Star Wars is a typical Space Opera setting. Broad sweeps, unexplained technology; it's there, it's used, it's old, everyone gets it. One can see direct paralells with say EE Doc Smith's Lensman universe, right down to the mystic Lens/Force using technowizards, huge battles in space and so forth.

    From a literary standard both are what I call Science Fantasy. A fantasy setting with the trappings of Science Fiction, I.E. spaceships, FTL drives, blasters and so on. Judging them as literature on the convention of consistency, which is the only realistic test of a fantasy, Star Wars comes out on top. Mainly becasue Lucas is an anal retentive nerd that demands total control of his baby.

    Garry AKA --Phoenix-- Rising above the Flames.
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  5. #65
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    Quote Originally Posted by tesral View Post
    One idea that I have had pitched at me is the infinite plane. Each world is a bowl in the plane. The world is not flat, it is concave. If you can get over the impossibility high mountains at the edge of the world you find yourself in another world. Mind you the bowls, dish is more like it, are world sized. 20,000 miles across world sized.
    At one point I had a similar idea, only on the inner surface of a Dyson sphere. Each bowl has breathable atmosphere and its own climate; above the bowl might be vacuum, or merely rarefied atmosphere. One or more civilizations develop steam-punk space travel, which involves leaving one bowl and rocketing (sailing?) to the next.

    Because, let's face it: as far as we can tell we can't travel faster than light, the next star is decades away at any reasonably attainable velocity, and if we get there we certainly won't find green-skinned space babes. Even if a Dyson sphere requires materials far stronger than we have today, it's far more probable than warp drive or hyperspace. (Or rattling through the Time Vortex in a blue box that's far bigger on the inside, sadly.)
    "On two occasions I have been asked [by members of Parliament], 'Pray, Mr. Babbage, if you put into the machine wrong figures, will the right answers come out?' I am not able rightly to apprehend the kind of confusion of ideas that could provoke such a question."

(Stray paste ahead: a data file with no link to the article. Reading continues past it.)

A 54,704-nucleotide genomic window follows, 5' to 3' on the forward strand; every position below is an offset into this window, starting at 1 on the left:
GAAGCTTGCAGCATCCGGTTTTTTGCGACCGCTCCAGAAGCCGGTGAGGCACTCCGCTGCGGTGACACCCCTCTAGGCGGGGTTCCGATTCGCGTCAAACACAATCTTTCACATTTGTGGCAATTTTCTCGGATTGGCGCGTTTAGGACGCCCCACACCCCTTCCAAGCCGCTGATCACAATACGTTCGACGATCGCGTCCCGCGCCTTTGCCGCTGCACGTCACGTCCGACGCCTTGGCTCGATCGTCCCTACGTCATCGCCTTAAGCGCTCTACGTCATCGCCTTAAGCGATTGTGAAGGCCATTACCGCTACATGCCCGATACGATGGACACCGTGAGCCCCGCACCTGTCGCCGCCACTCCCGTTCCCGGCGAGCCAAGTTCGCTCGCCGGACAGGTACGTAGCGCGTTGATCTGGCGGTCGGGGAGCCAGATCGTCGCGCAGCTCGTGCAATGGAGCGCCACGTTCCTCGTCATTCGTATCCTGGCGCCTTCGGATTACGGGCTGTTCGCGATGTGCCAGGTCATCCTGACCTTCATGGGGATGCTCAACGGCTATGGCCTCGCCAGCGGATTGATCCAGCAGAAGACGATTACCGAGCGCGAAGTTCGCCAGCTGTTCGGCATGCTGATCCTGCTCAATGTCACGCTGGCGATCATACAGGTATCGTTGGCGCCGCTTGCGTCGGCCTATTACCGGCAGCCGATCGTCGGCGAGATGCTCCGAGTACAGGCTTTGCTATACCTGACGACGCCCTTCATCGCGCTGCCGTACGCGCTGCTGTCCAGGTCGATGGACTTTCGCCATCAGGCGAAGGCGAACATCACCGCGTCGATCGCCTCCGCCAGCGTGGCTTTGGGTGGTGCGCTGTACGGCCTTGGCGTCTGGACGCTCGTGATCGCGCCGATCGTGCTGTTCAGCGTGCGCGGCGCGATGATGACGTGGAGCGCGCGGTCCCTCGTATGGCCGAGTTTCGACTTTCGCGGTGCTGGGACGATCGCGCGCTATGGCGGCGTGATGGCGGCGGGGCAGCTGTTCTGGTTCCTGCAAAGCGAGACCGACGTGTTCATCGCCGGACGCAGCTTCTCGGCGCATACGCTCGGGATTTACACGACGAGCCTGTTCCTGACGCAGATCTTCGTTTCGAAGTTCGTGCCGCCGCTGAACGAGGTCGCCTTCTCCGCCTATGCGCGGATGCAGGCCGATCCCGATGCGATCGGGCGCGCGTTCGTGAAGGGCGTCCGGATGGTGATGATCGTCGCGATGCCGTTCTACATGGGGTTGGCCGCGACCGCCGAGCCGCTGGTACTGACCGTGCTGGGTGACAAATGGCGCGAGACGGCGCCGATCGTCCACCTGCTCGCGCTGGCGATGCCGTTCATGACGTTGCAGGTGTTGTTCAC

- Charles Babbage (1791 - 1871)

  6. #66
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    Quote Originally Posted by Arch Lich Thoth-Amon View Post
    I voted #1, but would have voted for #2 as well if given the choice.

    I'm going to ponder your questions and get back to you with some answers. Thought provoking stuff.

    Here's a great science fiction pic to help get the creative juices flowing.

    http://alxa.ru/file/wallpaper/the_rise_of_a_planet.jpg

    That is the best picture of my mom you can find on the internet.

    Quote Originally Posted by Hoitash View Post

    It depends on how you difen sci-fi also, I think. Dungeons in Dragons in space? Wait, that sounds cool, too. I better write that down...
    Spelljammer.


    My most hated trope?

    Universal Translators.

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    I'm not real fond of them, but I understand why they are such a well used trope. It is rather difficult to teach the audience Inner High Thogmortian so they can understand the dialog. Worse, if you chose to use Inner High Thogmortian and put in subtitles, you have to invent it. Ergo in TV SF you have universal translators.

    Books have an easier time of it. You can declare that Inner High Thogmortian is being spoken, and leave it at that. I usually set this dialog off in some manner. /Klingon./ {Vulcan} and so forth.

    RPGs are another animal. You need the players to understand you.

    So, while the universal translator is a problematic device, it is highly useful.
    Last edited by tesral; 01-08-2011 at 01:29 AM.

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    Quote Originally Posted by tesral View Post
    So, while the universal translator is a problematic device, it is highly useful.
    If a SF universe has only a few sapient species, a plausible future device can store all known languages, and match unfamiliar ones by applying morphological transformations. In a human-only universe, conceivably all languages descend from Earth languages, constructed languages with natural parallels, or languages from cultures settled offworld by the now-vanished Ancients.

    Granted, first contact becomes far more complex, but perhaps an NPC team conducts basic linguistic and sociological analysis before the PC negotiators come in. The NPC team must first determine how an alien species communicates: ultrasonic or subsonic frequencies, infrared fluctuations, other parts of the EM spectrum, ground vibrations, telepathy if it exists, ...
    "On two occasions I have been asked [by members of Parliament], 'Pray, Mr. Babbage, if you put into the machine wrong figures, will the right answers come out?' I am not able rightly to apprehend the kind of confusion of ideas that could provoke such a question."